Kardashian Websites Expose 600,000 Email Addresses Via Massive Security Bug — Is Your Private Information Safe?

Kardashian has become a name synonymous with fame and privilege, but it could soon become synonymous with massive data breaches, TechCrunch reports.

The celebrity sisters recently launched apps and websites meant to give their fans more “access” to their lives. The Kardashian apps and websites also offer extra perks to paid subscribers. They basically allow you to “keep up” with the Kardashians via centrally curated online spaces. The apps have been dominating the app store, and have garnered thousands of downloads each during their first week. But, as one developer realized, the Kardashian websites have a major security flaw, and it exposes over half a million user email addresses.

According to TechCrunch, developer Alaxic Smith, 19, examined the websites’ code and discovered a huge security flaw. Due to a coding misconfiguration, he was able to pull over half a million user email addresses from Kylie Jenner’s website and do the same thing with the other websites, too. Smith also said that he was able to delete user photos, videos, and more.

Using the blogging platform Medium, Smith explained how he first realized that the Kardashian websites had a major security flaw, stating that the whole exercise started off as idle curiosity.

“I’ll admit I downloaded Kylie’s app just to check it out. I also checked out the website, and just like most developers, I decided to take a look around to see what was powering the site. After I started digging a little bit deeper, I found a JavaScript file named kylie.min.75c4ceae105ad8689f88270895e77cb0_gz.js. Just for fun, I decided to un-minify this file to see what kind of data they were collecting from users and other metrics they may be tracking. I saw several calls to an API, which of course made sense. I popped one of those endpoints into my browser, and got an error just liked I expected.”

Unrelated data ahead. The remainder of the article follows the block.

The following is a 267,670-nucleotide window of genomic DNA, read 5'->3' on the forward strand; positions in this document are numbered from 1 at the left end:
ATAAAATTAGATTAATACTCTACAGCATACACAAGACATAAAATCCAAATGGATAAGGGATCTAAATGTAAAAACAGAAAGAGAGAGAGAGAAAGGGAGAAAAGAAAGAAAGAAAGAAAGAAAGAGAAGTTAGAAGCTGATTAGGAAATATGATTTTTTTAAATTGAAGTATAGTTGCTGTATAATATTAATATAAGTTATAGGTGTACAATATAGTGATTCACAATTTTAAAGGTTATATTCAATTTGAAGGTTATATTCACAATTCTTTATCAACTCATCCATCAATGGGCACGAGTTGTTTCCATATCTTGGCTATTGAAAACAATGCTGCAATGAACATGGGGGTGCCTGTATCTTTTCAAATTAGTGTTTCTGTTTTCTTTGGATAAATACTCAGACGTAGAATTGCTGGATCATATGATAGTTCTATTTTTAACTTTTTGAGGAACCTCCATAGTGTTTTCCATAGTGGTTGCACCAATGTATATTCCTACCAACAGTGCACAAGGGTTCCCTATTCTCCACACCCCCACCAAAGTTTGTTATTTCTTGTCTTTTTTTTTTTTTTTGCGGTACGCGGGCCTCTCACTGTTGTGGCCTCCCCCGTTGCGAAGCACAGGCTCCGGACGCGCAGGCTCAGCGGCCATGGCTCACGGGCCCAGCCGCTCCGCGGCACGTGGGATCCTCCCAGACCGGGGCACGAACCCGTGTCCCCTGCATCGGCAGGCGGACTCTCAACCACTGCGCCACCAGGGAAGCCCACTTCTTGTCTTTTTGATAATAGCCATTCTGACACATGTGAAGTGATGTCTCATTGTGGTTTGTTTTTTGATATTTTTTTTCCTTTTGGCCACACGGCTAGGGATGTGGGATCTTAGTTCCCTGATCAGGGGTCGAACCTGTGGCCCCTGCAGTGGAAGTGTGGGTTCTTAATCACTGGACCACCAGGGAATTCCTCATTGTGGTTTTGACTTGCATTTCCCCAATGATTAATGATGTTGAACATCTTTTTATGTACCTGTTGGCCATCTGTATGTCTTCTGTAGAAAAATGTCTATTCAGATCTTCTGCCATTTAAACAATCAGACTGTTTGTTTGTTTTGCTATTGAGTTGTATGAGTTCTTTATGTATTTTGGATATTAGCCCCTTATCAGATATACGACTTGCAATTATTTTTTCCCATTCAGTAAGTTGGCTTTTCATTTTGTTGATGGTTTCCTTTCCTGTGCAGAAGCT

Alaxic eventually realised that the Kardashian websites were linked to an unsecured API, which meant that user information was vulnerable.

“Should users trust not only their personal information, but also payment information with these apps?” Smith asked in his Medium post.

It’s a good question, especially since these online security breaches have become all too common recently. In July, 2015, a hacker group, called the Impact Team, illegally pulled user information from Ashley Madison, a website set up to facilitate extra-marital affairs. The group released 25 gigabytes of personal Ashley Madison user information. A couple of famous people got exposed for having Ashley Madison accounts, including fundamentalist Christian Josh Duggar. In an investigative report, Gizmodo also discovered that only 1 percent of the Ashley Madison female accounts belonged to actual women, further damaging the website’s credibility.

In this Kardashian case, the developer in question was not able to see users’ payment info, but it still exposes a massive oversight on the part of the app creators, Whalerock Industries. According to Gossip Cop, a spokesperson for Whaerlock released the following statement.

“Shortly after launch we were alerted that there was an open API. It was promptly closed. Our logs indicate that the author of the blog post was able to access only a limited set of names and email addresses. Our logs further indicate no one else had access and that no passwords nor payment data of any kind was exposed. Our highest priority is the security of our customers’ data.”

Their new websites obviously boost the Kardashian net-worth, but users now have to question whether “Keeping Up With The Kardashians” is worth risking their private information.

[Photo by Dimitrios Kambouris / Getty Images]